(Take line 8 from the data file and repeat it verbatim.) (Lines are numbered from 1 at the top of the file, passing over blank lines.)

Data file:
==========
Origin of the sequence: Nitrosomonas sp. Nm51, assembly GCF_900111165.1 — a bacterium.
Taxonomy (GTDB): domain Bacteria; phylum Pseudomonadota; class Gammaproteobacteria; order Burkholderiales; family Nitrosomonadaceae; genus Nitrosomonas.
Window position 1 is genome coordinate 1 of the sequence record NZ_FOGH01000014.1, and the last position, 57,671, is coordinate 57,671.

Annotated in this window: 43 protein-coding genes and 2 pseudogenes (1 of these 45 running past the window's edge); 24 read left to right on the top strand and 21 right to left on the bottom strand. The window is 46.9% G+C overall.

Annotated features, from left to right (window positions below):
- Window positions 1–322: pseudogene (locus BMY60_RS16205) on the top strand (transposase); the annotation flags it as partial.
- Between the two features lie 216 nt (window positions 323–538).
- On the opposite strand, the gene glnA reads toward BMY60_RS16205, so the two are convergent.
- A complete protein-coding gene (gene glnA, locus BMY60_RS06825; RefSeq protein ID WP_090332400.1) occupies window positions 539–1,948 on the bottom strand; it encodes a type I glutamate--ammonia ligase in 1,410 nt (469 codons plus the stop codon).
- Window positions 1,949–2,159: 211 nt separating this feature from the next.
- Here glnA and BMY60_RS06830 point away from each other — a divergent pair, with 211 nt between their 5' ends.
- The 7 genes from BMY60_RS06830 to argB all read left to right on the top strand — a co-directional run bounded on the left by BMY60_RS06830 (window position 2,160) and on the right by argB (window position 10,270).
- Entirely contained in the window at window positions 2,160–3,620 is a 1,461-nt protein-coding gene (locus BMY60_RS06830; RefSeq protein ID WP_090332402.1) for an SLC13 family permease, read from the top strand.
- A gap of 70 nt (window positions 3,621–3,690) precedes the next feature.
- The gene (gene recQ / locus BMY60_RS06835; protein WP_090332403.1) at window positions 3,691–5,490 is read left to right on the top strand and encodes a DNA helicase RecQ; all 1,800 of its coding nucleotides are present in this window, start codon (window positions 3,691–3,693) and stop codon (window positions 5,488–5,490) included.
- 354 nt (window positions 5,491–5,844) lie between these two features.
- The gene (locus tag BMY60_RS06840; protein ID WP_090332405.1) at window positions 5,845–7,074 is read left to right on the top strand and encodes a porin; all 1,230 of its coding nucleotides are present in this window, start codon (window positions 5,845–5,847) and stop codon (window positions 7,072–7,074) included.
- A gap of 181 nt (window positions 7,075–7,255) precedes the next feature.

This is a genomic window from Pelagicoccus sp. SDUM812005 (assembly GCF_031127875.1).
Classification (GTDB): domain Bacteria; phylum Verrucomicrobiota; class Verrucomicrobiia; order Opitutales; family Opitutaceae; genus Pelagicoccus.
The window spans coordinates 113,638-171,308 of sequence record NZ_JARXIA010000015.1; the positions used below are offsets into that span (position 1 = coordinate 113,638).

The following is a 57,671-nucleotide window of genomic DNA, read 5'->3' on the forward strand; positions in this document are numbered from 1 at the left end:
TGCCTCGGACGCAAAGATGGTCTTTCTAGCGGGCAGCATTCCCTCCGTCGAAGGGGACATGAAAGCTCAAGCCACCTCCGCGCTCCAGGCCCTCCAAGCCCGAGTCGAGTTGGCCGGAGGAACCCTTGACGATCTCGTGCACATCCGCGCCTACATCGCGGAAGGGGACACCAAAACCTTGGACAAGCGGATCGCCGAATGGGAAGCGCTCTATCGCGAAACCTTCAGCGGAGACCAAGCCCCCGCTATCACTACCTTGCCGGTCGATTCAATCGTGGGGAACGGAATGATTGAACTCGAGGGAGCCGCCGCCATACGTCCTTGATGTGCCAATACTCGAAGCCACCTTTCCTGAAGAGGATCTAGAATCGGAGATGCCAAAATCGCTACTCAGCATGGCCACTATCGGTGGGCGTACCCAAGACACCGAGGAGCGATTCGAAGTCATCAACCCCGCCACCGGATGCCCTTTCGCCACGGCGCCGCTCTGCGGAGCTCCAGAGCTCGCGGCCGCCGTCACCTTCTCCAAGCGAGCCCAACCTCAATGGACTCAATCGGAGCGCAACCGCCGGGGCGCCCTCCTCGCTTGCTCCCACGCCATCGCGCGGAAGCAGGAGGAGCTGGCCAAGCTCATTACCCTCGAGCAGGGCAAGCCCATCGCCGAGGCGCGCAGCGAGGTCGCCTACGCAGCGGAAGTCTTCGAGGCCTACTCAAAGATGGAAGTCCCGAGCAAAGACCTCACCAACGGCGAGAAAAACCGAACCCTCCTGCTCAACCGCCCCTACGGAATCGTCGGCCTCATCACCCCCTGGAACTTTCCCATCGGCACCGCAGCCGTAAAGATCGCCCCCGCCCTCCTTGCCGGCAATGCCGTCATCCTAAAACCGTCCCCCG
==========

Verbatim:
- On the opposite strand, the gene glnA reads toward BMY60_RS16205, so the two are convergent.